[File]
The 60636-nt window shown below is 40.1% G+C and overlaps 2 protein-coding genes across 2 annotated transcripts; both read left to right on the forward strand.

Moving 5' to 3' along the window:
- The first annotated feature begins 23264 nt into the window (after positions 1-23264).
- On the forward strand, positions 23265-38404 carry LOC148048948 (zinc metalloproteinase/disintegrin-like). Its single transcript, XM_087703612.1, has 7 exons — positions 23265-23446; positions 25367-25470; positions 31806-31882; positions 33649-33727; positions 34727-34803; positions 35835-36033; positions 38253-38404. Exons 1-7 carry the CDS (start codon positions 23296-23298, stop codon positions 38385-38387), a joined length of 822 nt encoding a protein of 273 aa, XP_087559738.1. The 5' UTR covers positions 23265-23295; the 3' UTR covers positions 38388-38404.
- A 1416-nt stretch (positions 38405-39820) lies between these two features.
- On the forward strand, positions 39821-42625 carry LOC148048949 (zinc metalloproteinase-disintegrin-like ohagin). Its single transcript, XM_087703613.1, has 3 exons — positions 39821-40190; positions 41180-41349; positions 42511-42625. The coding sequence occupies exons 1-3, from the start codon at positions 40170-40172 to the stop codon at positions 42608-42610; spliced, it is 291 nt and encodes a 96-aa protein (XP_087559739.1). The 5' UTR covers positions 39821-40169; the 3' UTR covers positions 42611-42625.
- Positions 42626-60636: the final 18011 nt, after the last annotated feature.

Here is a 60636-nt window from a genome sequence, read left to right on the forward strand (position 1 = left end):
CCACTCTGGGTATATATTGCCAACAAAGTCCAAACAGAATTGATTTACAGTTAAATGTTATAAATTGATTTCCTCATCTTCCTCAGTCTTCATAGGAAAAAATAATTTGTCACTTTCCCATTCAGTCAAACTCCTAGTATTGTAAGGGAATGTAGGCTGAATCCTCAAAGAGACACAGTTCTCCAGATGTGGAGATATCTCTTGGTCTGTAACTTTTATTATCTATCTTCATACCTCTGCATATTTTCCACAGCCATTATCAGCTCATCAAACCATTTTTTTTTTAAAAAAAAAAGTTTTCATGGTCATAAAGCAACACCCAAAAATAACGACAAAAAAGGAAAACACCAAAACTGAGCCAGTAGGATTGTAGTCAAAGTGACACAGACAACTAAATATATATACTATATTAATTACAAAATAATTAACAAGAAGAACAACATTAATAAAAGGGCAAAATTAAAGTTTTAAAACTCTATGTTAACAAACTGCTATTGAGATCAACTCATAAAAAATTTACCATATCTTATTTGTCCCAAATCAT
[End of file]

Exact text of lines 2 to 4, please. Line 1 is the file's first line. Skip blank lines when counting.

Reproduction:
Moving 5' to 3' along the window:
- The first annotated feature begins 23264 nt into the window (after positions 1-23264).
- On the forward strand, positions 23265-38404 carry LOC148048948 (zinc metalloproteinase/disintegrin-like). Its single transcript, XM_087703612.1, has 7 exons — positions 23265-23446; positions 25367-25470; positions 31806-31882; positions 33649-33727; positions 34727-34803; positions 35835-36033; positions 38253-38404. Exons 1-7 carry the CDS (start codon positions 23296-23298, stop codon positions 38385-38387), a joined length of 822 nt encoding a protein of 273 aa, XP_087559738.1. The 5' UTR covers positions 23265-23295; the 3' UTR covers positions 38388-38404.